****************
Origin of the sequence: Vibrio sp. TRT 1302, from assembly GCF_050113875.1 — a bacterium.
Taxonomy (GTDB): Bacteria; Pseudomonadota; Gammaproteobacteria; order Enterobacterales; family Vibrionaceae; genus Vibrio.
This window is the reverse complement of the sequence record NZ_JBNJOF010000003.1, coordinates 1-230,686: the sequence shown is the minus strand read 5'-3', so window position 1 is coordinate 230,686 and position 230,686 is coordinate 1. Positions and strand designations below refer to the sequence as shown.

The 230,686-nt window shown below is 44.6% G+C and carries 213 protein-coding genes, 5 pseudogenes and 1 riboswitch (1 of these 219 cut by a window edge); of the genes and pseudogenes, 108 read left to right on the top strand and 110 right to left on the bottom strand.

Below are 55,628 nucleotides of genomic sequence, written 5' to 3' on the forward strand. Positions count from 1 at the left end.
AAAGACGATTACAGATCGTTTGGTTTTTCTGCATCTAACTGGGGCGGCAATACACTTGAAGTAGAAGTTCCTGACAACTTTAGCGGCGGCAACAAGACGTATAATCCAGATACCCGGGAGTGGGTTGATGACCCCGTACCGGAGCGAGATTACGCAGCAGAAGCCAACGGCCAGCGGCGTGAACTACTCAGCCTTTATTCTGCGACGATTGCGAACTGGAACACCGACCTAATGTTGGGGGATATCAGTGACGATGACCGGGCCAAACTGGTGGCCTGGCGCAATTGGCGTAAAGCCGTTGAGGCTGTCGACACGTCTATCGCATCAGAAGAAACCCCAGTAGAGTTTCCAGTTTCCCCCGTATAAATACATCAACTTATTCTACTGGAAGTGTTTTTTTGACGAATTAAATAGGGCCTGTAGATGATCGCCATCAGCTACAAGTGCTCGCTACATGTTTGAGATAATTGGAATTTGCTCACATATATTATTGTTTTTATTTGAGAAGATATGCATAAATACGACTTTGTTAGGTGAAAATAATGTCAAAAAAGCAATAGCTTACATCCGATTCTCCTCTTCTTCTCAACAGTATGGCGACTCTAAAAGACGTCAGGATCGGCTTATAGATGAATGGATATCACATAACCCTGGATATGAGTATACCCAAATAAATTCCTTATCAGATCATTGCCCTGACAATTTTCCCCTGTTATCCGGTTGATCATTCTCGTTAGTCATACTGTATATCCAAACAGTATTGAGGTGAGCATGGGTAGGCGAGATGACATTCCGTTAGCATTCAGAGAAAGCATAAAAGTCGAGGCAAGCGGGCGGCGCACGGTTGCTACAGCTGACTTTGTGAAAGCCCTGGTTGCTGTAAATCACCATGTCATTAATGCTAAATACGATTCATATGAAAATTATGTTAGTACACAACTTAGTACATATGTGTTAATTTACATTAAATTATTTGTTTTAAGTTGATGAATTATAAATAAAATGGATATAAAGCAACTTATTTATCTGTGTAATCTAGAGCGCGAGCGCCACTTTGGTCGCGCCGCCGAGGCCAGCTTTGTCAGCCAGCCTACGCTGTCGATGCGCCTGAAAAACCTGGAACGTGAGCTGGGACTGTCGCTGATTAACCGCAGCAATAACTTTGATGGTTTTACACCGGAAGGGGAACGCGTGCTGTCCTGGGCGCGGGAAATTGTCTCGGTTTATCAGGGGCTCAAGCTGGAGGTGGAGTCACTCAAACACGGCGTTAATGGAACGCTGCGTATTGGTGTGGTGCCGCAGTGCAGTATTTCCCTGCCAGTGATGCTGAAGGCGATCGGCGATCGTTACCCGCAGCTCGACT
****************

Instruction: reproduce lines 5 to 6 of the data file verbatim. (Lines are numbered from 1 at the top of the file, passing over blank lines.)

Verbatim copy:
Below are 55,628 nucleotides of genomic sequence, written 5' to 3' on the forward strand. Positions count from 1 at the left end.
AAAGACGATTACAGATCGTTTGGTTTTTCTGCATCTAACTGGGGCGGCAATACACTTGAAGTAGAAGTTCCTGACAACTTTAGCGGCGGCAACAAGACGTATAATCCAGATACCCGGGAGTGGGTTGATGACCCCGTACCGGAGCGAGATTACGCAGCAGAAGCCAACGGCCAGCGGCGTGAACTACTCAGCCTTTATTCTGCGACGATTGCGAACTGGAACACCGACCTAATGTTGGGGGATATCAGTGACGATGACCGGGCCAAACTGGTGGCCTGGCGCAATTGGCGTAAAGCCGTTGAGGCTGTCGACACGTCTATCGCATCAGAAGAAACCCCAGTAGAGTTTCCAGTTTCCCCCGTATAAATACATCAACTTATTCTACTGGAAGTGTTTTTTTGACGAATTAAATAGGGCCTGTAGATGATCGCCATCAGCTACAAGTGCTCGCTACATGTTTGAGATAATTGGAATTTGCTCACATATATTATTGTTTTTATTTGAGAAGATATGCATAAATACGACTTTGTTAGGTGAAAATAATGTCAAAAAAGCAATAGCTTACATCCGATTCTCCTCTTCTTCTCAACAGTATGGCGACTCTAAAAGACGTCAGGATCGGCTTATAGATGAATGGATATCACATAACCCTGGATATGAGTATACCCAAATAAATTCCTTATCAGATCATTGCCCTGACAATTTTCCCCTGTTATCCGGTTGATCATTCTCGTTAGTCATACTGTATATCCAAACAGTATTGAGGTGAGCATGGGTAGGCGAGATGACATTCCGTTAGCATTCAGAGAAAGCATAAAAGTCGAGGCAAGCGGGCGGCGCACGGTTGCTACAGCTGACTTTGTGAAAGCCCTGGTTGCTGTAAATCACCATGTCATTAATGCTAAATACGATTCATATGAAAATTATGTTAGTACACAACTTAGTACATATGTGTTAATTTACATTAAATTATTTGTTTTAAGTTGATGAATTATAAATAAAATGGATATAAAGCAACTTATTTATCTGTGTAATCTAGAGCGCGAGCGCCACTTTGGTCGCGCCGCCGAGGCCAGCTTTGTCAGCCAGCCTACGCTGTCGATGCGCCTGAAAAACCTGGAACGTGAGCTGGGACTGTCGCTGATTAACCGCAGCAATAACTTTGATGGTTTTACACCGGAAGGGGAACGCGTGCTGTCCTGGGCGCGGGAAATTGTCTCGGTTTATCAGGGGCTCAAGCTGGAGGTGGAGTCACTCAAACACGGCGTTAATGGAACGCTGCGTATTGGTGTGGTGCCGCAGTGCAGTATTTCCCTGCCAGTGATGCTGAAGGCGATCGGCGATCGTTACCCGCAGCTCGACT